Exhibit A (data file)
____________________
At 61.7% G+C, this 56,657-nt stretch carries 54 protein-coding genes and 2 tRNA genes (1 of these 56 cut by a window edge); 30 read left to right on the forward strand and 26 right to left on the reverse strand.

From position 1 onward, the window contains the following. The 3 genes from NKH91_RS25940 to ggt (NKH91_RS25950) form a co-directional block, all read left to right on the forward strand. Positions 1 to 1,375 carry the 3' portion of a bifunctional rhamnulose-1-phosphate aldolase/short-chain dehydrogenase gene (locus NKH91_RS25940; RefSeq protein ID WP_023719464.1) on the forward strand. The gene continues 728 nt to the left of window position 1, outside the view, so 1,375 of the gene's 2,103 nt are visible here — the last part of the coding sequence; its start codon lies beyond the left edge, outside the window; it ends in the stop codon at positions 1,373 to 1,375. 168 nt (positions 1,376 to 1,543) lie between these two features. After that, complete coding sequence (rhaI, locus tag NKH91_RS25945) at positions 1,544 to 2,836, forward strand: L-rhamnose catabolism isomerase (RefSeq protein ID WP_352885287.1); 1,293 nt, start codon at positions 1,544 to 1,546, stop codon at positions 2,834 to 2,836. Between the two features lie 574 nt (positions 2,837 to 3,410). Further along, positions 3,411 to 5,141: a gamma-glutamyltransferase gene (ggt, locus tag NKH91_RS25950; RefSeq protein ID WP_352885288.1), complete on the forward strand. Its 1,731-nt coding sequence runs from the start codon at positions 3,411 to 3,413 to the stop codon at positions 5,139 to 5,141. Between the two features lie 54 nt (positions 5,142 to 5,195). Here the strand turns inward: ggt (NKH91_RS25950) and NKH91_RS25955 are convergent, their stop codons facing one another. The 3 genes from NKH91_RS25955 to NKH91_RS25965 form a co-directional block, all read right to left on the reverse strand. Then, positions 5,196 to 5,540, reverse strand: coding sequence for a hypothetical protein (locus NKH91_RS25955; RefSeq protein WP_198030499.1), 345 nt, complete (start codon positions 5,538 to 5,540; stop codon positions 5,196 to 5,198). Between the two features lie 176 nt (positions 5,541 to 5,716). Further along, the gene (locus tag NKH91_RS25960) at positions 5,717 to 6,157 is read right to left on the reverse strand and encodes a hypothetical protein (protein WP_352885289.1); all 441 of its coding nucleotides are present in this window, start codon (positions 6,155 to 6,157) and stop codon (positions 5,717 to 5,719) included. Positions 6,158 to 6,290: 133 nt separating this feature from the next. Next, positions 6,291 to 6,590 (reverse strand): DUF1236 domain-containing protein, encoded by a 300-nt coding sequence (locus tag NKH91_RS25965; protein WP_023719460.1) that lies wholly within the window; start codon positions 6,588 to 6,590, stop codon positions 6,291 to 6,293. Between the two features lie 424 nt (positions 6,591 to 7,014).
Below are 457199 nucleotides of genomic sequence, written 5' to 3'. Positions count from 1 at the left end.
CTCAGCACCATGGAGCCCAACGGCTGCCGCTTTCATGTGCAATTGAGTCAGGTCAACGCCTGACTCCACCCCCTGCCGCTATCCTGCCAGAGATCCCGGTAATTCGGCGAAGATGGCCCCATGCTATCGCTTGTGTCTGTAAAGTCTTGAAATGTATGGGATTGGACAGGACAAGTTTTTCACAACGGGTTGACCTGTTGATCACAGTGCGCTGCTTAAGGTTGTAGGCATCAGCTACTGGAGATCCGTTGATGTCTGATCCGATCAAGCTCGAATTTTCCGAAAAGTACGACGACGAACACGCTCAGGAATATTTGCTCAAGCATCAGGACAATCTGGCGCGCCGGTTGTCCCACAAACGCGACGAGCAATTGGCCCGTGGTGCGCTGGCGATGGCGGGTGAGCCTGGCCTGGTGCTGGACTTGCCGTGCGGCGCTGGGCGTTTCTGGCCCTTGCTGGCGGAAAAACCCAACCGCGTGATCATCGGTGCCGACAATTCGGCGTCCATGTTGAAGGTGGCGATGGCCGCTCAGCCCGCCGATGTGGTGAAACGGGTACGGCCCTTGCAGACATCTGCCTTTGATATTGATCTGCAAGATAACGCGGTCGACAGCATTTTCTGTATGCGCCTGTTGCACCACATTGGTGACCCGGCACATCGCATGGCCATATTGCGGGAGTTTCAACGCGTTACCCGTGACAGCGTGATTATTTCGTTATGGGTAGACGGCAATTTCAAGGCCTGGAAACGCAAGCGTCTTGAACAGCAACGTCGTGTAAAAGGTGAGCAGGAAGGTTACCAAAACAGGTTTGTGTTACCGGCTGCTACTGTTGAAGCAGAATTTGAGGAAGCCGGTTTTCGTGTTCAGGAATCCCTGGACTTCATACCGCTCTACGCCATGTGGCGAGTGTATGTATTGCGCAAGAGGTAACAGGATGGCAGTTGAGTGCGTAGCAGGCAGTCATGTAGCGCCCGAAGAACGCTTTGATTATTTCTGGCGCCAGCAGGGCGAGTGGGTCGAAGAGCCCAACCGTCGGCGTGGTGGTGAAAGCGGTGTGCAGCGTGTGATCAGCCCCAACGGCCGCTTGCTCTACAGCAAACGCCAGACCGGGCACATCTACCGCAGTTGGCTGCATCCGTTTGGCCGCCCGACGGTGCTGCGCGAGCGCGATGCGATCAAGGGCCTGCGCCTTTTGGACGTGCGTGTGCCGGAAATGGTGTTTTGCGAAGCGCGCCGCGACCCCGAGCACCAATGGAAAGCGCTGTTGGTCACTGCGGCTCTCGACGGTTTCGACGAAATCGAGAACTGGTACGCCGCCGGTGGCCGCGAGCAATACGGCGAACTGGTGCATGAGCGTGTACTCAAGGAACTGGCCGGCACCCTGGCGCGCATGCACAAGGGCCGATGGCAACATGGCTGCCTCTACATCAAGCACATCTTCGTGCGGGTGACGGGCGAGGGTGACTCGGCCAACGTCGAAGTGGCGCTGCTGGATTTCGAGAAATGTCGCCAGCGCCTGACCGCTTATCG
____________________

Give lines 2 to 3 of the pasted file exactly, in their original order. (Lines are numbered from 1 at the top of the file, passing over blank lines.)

From position 1 onward, the window contains the following. The 3 genes from NKH91_RS25940 to ggt (NKH91_RS25950) form a co-directional block, all read left to right on the forward strand. Positions 1 to 1,375 carry the 3' portion of a bifunctional rhamnulose-1-phosphate aldolase/short-chain dehydrogenase gene (locus NKH91_RS25940; RefSeq protein ID WP_023719464.1) on the forward strand. The gene continues 728 nt to the left of window position 1, outside the view, so 1,375 of the gene's 2,103 nt are visible here — the last part of the coding sequence; its start codon lies beyond the left edge, outside the window; it ends in the stop codon at positions 1,373 to 1,375. 168 nt (positions 1,376 to 1,543) lie between these two features. After that, complete coding sequence (rhaI, locus tag NKH91_RS25945) at positions 1,544 to 2,836, forward strand: L-rhamnose catabolism isomerase (RefSeq protein ID WP_352885287.1); 1,293 nt, start codon at positions 1,544 to 1,546, stop codon at positions 2,834 to 2,836. Between the two features lie 574 nt (positions 2,837 to 3,410). Further along, positions 3,411 to 5,141: a gamma-glutamyltransferase gene (ggt, locus tag NKH91_RS25950; RefSeq protein ID WP_352885288.1), complete on the forward strand. Its 1,731-nt coding sequence runs from the start codon at positions 3,411 to 3,413 to the stop codon at positions 5,139 to 5,141. Between the two features lie 54 nt (positions 5,142 to 5,195). Here the strand turns inward: ggt (NKH91_RS25950) and NKH91_RS25955 are convergent, their stop codons facing one another. The 3 genes from NKH91_RS25955 to NKH91_RS25965 form a co-directional block, all read right to left on the reverse strand. Then, positions 5,196 to 5,540, reverse strand: coding sequence for a hypothetical protein (locus NKH91_RS25955; RefSeq protein WP_198030499.1), 345 nt, complete (start codon positions 5,538 to 5,540; stop codon positions 5,196 to 5,198). Between the two features lie 176 nt (positions 5,541 to 5,716). Further along, the gene (locus tag NKH91_RS25960) at positions 5,717 to 6,157 is read right to left on the reverse strand and encodes a hypothetical protein (protein WP_352885289.1); all 441 of its coding nucleotides are present in this window, start codon (positions 6,155 to 6,157) and stop codon (positions 5,717 to 5,719) included. Positions 6,158 to 6,290: 133 nt separating this feature from the next. Next, positions 6,291 to 6,590 (reverse strand): DUF1236 domain-containing protein, encoded by a 300-nt coding sequence (locus tag NKH91_RS25965; protein WP_023719460.1) that lies wholly within the window; start codon positions 6,588 to 6,590, stop codon positions 6,291 to 6,293. Between the two features lie 424 nt (positions 6,591 to 7,014).
Below are 457199 nucleotides of genomic sequence, written 5' to 3'. Positions count from 1 at the left end.